Isolation (Isolation for those with symptoms, contact, or confirmed COVID-19)

Last modified: 
12/21/2020 - 07:48

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What is isolation and why is it necessary?

Isolation means staying in your place of isolation which can include an isolation centre, alternative locations or in a designated area of your home (if possible). This is to prevent preading the virus to others in your home and community. DO NOT leave your property unless you need to seek medical attention

Who needs to be in isolation?

  • Those who are confirmed to be COVID-19 positive,
  • Those who are close contacts of someone who has been diagnosed with COVID-19,
  • Those who have had an exposure to COVID-19 and who are now symptomatic,
  • Those who become symptomatic with COVID-19 symptoms and have travelled, or
  • Any household member of anyone required to isolate.

How do I isolate?

Follow all advice given to you by your health care provider.

You are NOT to leave your property unless you need to seek medical attention. If you have symptoms, you cannot leave your house.

Stay home

  • This includes staying away from other members of their household.
  • If you do not have symptoms, you may go outdoors on your own property but CANNOT leave property.
  • If you have symptoms, you CANNOT leave your home NOT even to go outside on your property.
  • You CANNOT run errands, but if you must seek medical care you must wear a non-medical mask and take private transit or a taxi (no public transit) to the hospital or medical appointment.
  • Anyone in your home who becomes symptomatic must also stay home

No visitors

  • You are not permitted to have visitors.
  • This means no visitors inside your home or outside on your property.
  • It is okay for people to make deliveries to drop off food or items as long as they maintain 2 metres (6 feet) distance and time is limited to 15 minutes or less.
  • Do not gather with other households who are isolating

Keep 2 metres (6 feet) distance

  • Stay away from other household members at least 2 metres (6 feet) apart) as much as possible and use a separate bathroom.
  • If you must share a bathroom, it should be cleaned daily and after each use.
  • Avoid sharing household items such as eating utensils, shampoo, soap, pillows or other items.

Cover your coughs and sneezes 

  • Cover nose and mouth with tissue when coughing or sneezing or cough or sneeze into sleeve/elbow.
  • You and household members should follow healthy respiratory practices.
  • Throw used tissues immediately into a lined garbage bin and wash hands.
  • Wear a non-medical mask to reduce risk of spreading infection when in common areas or around others.

Practice hand hygiene

  • You and household members should practice hand hygiene frequently.

  • Wash hands after coughing or sneezing and if they are dirty.

  • Wash hands for at least 20 seconds with soap and water or at least 20 seconds when using alcohol-based sanitizer.
  • Be careful when touching garbage
  • All waste can go into a regular lined garbage bin.
  • When emptying garbage, take care not to touch used tissues.
  • Practice hand hygiene after emptying garbage.

Clean and disinfect

  • Clean place of isolation with regular household cleaners.

  • Clean regularly touched items such as toilets, sink taps, handles, door knobs, light switches, cellphones, bedsidetables, etc. on a daily basis and after each use.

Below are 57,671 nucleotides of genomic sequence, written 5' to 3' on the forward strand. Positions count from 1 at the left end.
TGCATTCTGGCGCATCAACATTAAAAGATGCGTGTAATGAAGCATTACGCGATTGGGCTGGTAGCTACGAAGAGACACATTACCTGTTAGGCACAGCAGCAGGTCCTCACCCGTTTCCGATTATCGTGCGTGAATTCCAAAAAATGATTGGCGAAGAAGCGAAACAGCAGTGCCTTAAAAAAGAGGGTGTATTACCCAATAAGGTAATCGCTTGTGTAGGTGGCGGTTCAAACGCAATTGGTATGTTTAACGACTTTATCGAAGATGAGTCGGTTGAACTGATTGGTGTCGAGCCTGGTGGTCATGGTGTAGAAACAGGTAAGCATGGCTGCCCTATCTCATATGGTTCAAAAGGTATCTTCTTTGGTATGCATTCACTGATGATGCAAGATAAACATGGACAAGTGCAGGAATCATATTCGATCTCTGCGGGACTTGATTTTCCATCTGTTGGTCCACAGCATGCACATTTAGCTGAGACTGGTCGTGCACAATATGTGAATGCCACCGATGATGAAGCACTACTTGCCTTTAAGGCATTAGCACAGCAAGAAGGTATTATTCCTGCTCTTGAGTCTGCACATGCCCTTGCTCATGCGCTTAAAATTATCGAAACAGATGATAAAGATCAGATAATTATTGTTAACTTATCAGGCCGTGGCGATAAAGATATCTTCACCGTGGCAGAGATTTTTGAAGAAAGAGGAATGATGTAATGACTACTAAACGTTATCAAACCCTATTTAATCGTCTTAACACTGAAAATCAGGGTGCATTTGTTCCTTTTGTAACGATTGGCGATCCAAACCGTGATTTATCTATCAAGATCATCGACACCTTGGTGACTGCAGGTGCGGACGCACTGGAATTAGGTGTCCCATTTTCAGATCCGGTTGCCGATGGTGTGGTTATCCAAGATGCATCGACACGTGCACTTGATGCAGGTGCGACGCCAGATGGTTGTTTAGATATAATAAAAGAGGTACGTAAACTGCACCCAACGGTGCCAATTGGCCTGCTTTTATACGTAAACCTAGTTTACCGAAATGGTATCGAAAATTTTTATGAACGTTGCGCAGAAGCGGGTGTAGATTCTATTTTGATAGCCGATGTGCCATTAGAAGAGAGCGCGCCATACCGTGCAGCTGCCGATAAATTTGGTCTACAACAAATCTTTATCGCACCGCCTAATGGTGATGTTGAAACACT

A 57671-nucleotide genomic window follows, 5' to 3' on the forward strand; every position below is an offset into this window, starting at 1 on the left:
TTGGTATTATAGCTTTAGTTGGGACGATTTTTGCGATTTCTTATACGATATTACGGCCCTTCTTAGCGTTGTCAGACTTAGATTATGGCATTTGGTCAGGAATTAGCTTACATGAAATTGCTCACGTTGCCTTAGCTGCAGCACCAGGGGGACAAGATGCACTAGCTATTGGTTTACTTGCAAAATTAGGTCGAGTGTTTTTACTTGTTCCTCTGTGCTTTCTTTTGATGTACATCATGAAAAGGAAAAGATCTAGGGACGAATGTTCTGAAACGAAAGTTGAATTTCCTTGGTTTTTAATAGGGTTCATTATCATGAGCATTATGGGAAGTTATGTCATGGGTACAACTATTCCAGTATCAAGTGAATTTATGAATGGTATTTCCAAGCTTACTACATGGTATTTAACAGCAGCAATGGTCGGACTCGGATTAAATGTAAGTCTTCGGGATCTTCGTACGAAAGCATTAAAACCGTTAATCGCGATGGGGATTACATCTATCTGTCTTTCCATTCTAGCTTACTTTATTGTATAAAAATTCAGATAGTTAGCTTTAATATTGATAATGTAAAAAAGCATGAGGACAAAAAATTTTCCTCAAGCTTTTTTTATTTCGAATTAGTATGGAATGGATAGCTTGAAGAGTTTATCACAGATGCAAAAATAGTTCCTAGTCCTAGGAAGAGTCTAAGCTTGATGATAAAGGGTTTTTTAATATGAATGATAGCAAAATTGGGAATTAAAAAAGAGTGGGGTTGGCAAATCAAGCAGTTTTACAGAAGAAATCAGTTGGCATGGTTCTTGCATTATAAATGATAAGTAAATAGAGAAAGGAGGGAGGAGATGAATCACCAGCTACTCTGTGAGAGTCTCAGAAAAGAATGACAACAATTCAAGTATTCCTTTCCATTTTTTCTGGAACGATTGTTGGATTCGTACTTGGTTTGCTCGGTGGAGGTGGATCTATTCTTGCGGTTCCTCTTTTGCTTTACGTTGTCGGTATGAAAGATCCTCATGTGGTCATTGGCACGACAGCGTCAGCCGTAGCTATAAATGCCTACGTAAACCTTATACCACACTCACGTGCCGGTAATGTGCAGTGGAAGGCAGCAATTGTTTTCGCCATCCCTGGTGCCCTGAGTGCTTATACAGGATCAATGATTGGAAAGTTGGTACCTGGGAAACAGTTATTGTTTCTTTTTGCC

• Family members who must care for an individual with COVID-19 are advised to follow the “Care in the Home” guidance

Do Household Members Need to Isolate?

  • If household members are living in a home with a case or contact of COVID19 they are required to isolate in a separate location in the home from the individual.
  • Family members who must care for an individual with COVID-19 should be advised to follow the “Care in the Home” guidance found here
  • Essential workers will not be permitted to work if they have a known exposure to COVID-19 or a contact is isolating in the same residence. Essential workers will not be permitted to work if others are isolating at the same household. Click for more information. 

How long do I have to be in isolation?

If YOU tested positive for COVID-19:

The health care provider, in consultation with the Chief Public Health Officer or delegate, will notify
you as to when you can come off isolation. Their assessment will include the following:

  • A minimum of 10 days since onset of symptoms, and
  • No COVID-19 symptoms.

A health care provider may extend the length of isolation.

If you were in CONTACT with a person who tested positive for COVID-19:

  • Completion of 14 days of isolation, and
  • Did not develop any symptoms of COVID-19.

If you develop symptoms or test positive for COVID-19, isolation may be longer than 14 days.

Household contacts who must care for and are not able to keep distant from the COVID-19 positive case will have to isolate for 14 days past the last day they are in contact with the case. This means that isolation may be for up to 28 days or longer.

If you have been tested for COVID-19, but have no known exposures or travel within the last 14 days: 

Your health care provider may discontinue isolation once:

  • You have received a negative COVID-19 test result as-communicated by a health care provider

  • You do not have a fever

  • Your symptoms have improved

Always follow the advice of your health care provider. They are trained to recognize risk and may require you to isolate for a longer period of time if there is any reason for concern. 

Mental health supports

If you are having a hard time or are feeling down, support is a phone call away.

  • NWT Helpline: 1-800-661-0844
  • NWT Family Violence: 867-767-9061
  • Kids Help Phone: 1-800-668-6868

Frequently Asked Questions

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